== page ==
If it’s warm enough, you might even consider removing any clothes that you want to remain dry for later. Throw on a pair of board shorts, thongs and a singlet while setting up and packing down your tent, and get to work knowing that you can always get dry and warm up later in a fresh set of clothes.

Dry bags

There are a number of ways to keep your gear dry while camping in the rain. For the ultimate protection, take a specially designed dry bag with you on your adventures to store valuables and a spare set of dry clothes. A hard plastic protective case is a great choice for keeping your electronic equipment such as cameras, phones, and laptops safe from the rain.

Plastic bags

Invaluable on any trip. Use them to store anything from food and clothes to your entire pack if things get really bad.

hiking pack packed in black rubbish bag

Read more: Cristie's top tips for keeping the kids sun safe this summer

Quick dry towels

Modern synthetic fibres are excellent at absorbing moisture and drying later. Take a few quick dry towels with you so that you can not only dry yourself after washing, but can also mop up any puddles that form inside your tent. If your tent has an awning / storage area at the front door lined with tarpaulin, it’s important to keep this area dry too: another job for the quick dry towel.

3. Cooking on your wet camping trip

Using a portable camping stove indoors is an accident waiting to happen. If it’s raining, those snags might have to wait. Instead, have a backup meal planned that doesn’t require cooking: think cold meats, salads, and cheeses. However, if you have the time and space, you can transform your camping area into a stunning al fresco dining space .

That’s where your tarp and poles come in. To camp and dine in style and comfort, you’re going to need to bring some extra gear. Ideally you will need two tarps: one to create a roof over your tent, and another to create dining space out front. Make sure your tarp is positioned with plenty of head room, ideally enough space to stand upright without slouching. Position your cooking equipment as far from your tent as possible, and if you are careful, you can still enjoy those snags.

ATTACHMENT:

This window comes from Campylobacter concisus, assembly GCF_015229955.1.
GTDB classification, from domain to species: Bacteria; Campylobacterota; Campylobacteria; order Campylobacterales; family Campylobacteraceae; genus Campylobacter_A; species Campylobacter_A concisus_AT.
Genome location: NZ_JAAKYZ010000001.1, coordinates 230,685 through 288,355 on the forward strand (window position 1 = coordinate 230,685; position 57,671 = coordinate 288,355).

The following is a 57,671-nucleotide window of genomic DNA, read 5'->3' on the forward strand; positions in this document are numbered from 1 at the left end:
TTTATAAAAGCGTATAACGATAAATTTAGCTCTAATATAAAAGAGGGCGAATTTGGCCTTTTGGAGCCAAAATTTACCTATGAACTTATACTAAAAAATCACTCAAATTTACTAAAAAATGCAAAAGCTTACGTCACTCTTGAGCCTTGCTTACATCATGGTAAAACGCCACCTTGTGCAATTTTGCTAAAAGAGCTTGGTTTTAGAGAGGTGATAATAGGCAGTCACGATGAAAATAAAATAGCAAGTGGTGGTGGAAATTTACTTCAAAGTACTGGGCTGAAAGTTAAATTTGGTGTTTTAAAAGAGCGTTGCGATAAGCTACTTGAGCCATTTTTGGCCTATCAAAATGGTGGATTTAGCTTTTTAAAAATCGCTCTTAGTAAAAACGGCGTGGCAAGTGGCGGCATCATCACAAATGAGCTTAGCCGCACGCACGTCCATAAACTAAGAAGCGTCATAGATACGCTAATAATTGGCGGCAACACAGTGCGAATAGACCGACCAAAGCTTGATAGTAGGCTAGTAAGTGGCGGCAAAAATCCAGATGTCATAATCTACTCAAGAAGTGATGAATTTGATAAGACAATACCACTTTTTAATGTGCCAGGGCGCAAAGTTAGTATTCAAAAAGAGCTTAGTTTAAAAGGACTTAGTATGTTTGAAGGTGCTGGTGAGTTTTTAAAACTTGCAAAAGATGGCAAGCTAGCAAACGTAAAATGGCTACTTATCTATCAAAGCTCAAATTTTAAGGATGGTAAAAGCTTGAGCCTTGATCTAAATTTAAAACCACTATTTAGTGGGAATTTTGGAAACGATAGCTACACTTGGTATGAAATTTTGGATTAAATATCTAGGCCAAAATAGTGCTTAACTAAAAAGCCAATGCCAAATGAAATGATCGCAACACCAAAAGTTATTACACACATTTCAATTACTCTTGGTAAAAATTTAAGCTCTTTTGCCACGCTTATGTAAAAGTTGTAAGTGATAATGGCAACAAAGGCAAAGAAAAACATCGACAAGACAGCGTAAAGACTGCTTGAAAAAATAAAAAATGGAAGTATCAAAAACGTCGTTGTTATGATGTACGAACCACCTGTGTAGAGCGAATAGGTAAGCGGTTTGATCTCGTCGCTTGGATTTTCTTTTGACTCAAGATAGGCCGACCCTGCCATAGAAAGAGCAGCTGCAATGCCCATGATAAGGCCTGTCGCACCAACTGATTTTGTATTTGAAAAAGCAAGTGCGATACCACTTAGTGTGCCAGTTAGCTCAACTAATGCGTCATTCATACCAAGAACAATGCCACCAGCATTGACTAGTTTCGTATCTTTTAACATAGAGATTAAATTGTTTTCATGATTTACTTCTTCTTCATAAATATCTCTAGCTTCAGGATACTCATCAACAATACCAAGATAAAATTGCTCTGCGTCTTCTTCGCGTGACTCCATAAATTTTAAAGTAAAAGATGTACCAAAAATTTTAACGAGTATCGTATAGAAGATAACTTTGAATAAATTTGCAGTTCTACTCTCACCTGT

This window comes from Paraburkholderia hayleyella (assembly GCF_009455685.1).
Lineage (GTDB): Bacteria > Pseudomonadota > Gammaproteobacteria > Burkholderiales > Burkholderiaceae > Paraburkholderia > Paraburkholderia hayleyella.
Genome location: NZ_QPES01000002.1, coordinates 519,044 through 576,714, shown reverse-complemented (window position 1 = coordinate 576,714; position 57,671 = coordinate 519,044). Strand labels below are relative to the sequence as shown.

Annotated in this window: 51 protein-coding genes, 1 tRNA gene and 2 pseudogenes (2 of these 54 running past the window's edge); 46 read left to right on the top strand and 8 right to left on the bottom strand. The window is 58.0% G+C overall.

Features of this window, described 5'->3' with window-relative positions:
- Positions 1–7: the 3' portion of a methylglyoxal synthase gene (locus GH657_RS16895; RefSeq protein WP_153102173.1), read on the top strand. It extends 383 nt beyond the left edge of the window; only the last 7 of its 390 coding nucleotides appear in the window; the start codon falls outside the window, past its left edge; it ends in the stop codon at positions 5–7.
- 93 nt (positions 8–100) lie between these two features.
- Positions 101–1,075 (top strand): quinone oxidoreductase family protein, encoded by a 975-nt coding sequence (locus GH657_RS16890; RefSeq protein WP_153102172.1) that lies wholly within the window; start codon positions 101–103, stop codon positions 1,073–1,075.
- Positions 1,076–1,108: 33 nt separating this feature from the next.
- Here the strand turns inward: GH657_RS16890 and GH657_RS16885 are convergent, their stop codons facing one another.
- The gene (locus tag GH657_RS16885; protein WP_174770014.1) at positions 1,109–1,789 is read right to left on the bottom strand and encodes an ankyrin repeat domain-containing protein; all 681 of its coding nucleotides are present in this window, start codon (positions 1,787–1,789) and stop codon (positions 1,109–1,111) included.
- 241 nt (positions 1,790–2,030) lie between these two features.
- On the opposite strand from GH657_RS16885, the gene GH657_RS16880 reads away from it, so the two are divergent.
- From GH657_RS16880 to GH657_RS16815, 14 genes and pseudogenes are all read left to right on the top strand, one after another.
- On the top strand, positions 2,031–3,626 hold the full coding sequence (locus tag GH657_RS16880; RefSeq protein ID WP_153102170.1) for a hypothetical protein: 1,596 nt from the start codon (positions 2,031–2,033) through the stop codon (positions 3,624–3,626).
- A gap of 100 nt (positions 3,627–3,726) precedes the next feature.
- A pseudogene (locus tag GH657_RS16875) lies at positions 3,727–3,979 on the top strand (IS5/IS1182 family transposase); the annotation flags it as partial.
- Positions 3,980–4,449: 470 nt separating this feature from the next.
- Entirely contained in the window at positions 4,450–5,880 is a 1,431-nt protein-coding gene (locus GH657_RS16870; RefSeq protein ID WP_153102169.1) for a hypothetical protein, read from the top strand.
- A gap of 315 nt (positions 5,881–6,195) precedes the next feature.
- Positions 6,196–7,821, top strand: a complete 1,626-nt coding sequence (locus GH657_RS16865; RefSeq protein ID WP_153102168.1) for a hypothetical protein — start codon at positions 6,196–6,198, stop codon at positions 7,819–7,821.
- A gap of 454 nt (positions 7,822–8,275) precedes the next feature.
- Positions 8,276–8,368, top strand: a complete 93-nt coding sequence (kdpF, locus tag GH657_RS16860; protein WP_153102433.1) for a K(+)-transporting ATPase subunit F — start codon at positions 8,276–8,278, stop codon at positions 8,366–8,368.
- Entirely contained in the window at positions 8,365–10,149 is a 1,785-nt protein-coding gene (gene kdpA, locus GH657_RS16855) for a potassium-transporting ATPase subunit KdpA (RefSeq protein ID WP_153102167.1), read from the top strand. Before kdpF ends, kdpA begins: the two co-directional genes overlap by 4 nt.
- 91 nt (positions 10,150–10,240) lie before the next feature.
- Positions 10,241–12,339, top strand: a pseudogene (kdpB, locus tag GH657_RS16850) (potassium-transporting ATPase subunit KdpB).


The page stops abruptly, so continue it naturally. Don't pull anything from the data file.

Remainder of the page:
removing tent poles in the rain

See also: Kate Leeming plans to ride her bike across Antarctica via the South Pole

4. Packing down your wet tent

Worst case scenario? It’s still raining. In that case you are going to need to carefully disassemble your tent in order prevent it getting wetter than it already is. If your tent clips to the poles (rather than using fabric loops) it’s a good idea to break it down from the inside, out.

  • Once you have stored your gear in plastic bags and you've moved it all to a dry place out of the way, collapse the inner tent body before removing the fly. This way the fly is still held up by the tent poles, doing its job the whole time. Make sure all windows and doors are well sealed at this stage.

  • Roll the inner body up loosely and move to a dry place or strap to your pack to dry out later.

  • Remove your tent poles quickly and store them in your tent's storage bag. Roll up your tent fly gently and store alongside your tent's body.

  • Don’t forget to check your site for tent pegs, mallets, tarps – basically anything that you might have left behind frantically packing down your wet tent.

If your tent uses loops rather than clips, you can collapse the whole thing in one go, and still keep it reasonably dry – but the process is a bit different.

  • Remove your guy-rope pegs and store in your tent's bag.

  • Disconnect the poles at each corner, carefully laying the tent flat before removing them, all the while making sure that the fly is still covering the tent body.

  • Using the fly as protection, you can now either:

a) get underneath the fly and roll up the inner tent body to store them separately;


b) roll the two together, and separate them later to dry out when the rain stops.

5. Drying your tent and your tent fly

At the first opportunity you need to either hang your tent to dry, or pitch it and allow it to air out. If you don’t dry your tent completely, the next time you take it out and set up you’ll suffer for your laziness. Camping in the rain is one thing; camping in a mouldy, smelly tent sucks.

Camping in the Rain Checklist

Before you head off, make sure you've packed the essentials. We've created a handy checklist saving you the hassle.

Camping in the rain gear checklist